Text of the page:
Removing a Beehive From the Farm House

The last several weeks we’ve been noticing bees coming and going through a hole in the bricks at the Farm House next door where Aaron and Abbey live.  They’ve been finding dead bees falling from a disconnected smoke detector in the ceiling of their bedroom.  We did some investigating, sending a scope with a camera through the hole in the ceiling and it revealed a hive of bees in the joists between the floors.

We contacted the local bee associations to find someone willing to come extract the hive from the home.  Tonight they came.  In all, it took 2 evenings, or about 8 hours of work to remove the beehive.  It was an exciting process to watch.  Come take a look!

Here they are cutting the sheetrock from the bedroom ceiling.

This is what was revealed up in the space between the floors.

The beekeepers estimated we had 50-70,000 busy bees hard at work here.

They used a shopvac to carefully vacuum the bees into a bee box so they could be safely transported away from here.

There were about 10 honeycombs.  They stayed quite calm while the beekeeper vacuumed them up.

One by one, the honeycombs were removed and vacuumed, then handed to the 2nd beekeeper who gently placed them into frames or trays to preserve all the cells that were capped with bee eggs, larvae or babies who would soon hatch.  He removed about a quarter of each comb that was filled with honey because it was too heavy to hang in the trays.  We got to keep those parts.

These trays will be taken to their new home and the bees in the box will be poured back into the trays so they can continue their work in their new place.  The key is to find the queen and send her with her hive.  The beekeeper wasn’t sure if he found the queen.  If she’s missing, the hive will make a new queen.

In the video below, the beekeeper is telling us that 1/2 cup of bees equals 300 bees!!

You can see all of the capped cells.

Here are the parts of the honeycombs full of honey that were cut off for us to keep.  This pan weighed about 15 pounds!  The honey was light and delicious.  It tasted like the flowers we have in our garden–minty.  We have a lot of flowers in the mint family like Russian sage and Salvia.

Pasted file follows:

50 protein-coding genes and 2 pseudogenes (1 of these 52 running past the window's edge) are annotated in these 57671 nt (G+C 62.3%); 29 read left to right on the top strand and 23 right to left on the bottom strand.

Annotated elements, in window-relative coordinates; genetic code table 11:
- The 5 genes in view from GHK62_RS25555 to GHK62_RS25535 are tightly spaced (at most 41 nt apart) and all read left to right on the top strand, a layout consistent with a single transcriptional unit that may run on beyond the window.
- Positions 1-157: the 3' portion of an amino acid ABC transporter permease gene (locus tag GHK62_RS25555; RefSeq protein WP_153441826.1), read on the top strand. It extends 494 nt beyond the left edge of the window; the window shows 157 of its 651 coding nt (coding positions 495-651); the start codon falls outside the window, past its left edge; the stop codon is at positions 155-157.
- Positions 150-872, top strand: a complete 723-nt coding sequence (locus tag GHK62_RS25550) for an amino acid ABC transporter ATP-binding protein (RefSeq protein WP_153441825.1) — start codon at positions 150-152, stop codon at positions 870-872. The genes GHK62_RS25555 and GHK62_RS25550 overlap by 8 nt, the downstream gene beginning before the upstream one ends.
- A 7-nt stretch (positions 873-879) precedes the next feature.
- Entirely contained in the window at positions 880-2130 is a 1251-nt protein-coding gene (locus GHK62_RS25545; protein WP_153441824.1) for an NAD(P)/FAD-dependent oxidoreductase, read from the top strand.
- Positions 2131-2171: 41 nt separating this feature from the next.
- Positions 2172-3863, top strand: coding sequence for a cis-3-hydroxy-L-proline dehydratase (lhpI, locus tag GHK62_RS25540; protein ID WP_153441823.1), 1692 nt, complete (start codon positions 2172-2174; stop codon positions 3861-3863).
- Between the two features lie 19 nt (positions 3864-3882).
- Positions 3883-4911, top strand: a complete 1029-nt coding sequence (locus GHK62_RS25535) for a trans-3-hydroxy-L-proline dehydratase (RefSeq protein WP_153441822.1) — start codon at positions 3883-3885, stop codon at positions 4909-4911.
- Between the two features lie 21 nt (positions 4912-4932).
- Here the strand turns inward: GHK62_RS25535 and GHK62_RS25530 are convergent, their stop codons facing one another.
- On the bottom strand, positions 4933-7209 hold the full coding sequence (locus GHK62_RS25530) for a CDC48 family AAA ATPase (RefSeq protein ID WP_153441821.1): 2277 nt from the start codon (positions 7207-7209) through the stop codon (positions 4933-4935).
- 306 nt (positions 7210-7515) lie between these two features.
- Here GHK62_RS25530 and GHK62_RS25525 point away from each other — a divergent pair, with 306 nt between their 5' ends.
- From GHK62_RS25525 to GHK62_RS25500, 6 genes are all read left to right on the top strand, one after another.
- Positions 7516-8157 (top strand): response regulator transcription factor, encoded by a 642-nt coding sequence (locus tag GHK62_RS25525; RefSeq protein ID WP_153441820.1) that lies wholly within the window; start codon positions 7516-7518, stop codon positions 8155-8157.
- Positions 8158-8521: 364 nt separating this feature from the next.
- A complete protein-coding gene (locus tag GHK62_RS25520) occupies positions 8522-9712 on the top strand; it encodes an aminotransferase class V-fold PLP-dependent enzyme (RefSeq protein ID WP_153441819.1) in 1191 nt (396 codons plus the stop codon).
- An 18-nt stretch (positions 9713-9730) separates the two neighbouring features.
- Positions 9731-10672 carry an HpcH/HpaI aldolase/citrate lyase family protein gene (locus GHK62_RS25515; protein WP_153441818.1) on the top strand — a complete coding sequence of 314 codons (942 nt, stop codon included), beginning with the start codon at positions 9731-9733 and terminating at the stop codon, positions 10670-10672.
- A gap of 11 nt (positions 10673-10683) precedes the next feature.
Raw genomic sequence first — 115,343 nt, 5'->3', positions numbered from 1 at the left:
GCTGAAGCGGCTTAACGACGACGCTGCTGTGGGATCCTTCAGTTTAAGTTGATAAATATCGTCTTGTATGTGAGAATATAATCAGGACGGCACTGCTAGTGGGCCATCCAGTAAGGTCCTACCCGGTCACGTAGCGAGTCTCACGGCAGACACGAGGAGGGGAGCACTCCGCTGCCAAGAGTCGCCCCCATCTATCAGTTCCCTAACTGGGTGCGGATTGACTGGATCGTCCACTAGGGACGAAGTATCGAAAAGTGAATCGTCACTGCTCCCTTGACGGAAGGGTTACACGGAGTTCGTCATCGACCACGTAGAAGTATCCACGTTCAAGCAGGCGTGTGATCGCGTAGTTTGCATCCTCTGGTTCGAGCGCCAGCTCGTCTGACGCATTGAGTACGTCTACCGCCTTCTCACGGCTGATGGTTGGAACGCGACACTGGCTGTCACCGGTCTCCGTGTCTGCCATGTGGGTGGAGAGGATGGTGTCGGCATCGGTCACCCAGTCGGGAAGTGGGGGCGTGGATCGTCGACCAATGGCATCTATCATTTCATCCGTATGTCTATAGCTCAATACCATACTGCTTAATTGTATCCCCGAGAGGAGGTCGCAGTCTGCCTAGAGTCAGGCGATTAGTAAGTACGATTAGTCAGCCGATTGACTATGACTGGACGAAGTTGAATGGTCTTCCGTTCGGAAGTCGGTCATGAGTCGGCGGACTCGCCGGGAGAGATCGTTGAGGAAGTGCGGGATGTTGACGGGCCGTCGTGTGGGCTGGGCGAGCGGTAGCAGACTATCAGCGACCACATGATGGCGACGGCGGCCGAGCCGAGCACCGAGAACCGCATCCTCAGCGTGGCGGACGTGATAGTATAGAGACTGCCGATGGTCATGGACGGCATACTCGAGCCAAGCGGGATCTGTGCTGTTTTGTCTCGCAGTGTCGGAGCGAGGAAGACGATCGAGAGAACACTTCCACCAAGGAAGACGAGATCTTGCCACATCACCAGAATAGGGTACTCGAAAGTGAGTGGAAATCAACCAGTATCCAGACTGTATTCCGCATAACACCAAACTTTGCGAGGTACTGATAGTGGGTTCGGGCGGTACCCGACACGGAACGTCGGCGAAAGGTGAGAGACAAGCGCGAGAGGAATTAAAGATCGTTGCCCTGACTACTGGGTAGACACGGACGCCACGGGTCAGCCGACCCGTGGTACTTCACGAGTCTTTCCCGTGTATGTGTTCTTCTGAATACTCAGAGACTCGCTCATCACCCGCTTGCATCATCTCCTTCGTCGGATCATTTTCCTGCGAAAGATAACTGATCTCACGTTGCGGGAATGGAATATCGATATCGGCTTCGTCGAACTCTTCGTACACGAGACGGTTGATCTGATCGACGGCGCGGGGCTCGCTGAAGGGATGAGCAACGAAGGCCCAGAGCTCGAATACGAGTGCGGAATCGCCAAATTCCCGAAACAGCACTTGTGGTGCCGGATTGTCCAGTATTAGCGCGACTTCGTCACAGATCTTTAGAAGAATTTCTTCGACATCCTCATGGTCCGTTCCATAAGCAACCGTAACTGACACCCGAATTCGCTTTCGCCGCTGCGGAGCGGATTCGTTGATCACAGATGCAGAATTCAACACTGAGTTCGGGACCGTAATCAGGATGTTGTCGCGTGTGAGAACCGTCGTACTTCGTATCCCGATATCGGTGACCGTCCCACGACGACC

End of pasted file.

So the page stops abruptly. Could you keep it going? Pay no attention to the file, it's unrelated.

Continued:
The beekeeper also removed these old wasp nests that were near the hive.  They were paper thin and beautifully formed.  This first one was about the size of a cantaloupe.

Everything we saw this evening was exquisitely constructed.  Actually miraculous.  Creations like this confirm that there is a God in heaven and we were lovingly created by Him.


Some days later, (after many neighbors and friends came to see and taste the honey), we needed to extract it from the honeycombs.  Much of the honey had already drained to the bottom of the tin pan.

Claire and Graham broke up the wax combs to release the honey.

We poured the wax and honey mixture into a large sieve and put in the warm sun.  Honey melts at 90 degrees.  Beeswax doesn’t melt until 140-145 degrees, allowing the honey to melt and drip out of the wax.

The warm 90+ sun went to work melting the honey.  There were still some small particles of wax in the honey, but the next sifting would catch those.

The second time we put the honey through some cheese cloth.  We kept it out in the sun to keep the honey warm.

After a couple of days, all the honey passed through the cheesecloth.


The last step was to pour the honey into these cute little bears so we can enjoy it and share it with friends.  Liquid gold!  What an interesting adventure this has been.  Many times I thought about my Grandma Elsa, who was a beekeeper and honey harvester.  I remember working with her as she cleaned her hives and filled jars with honey.  Just smelling this fresh beeswax brings those memories flooding back to me.

About Ann Laemmlen Lewis

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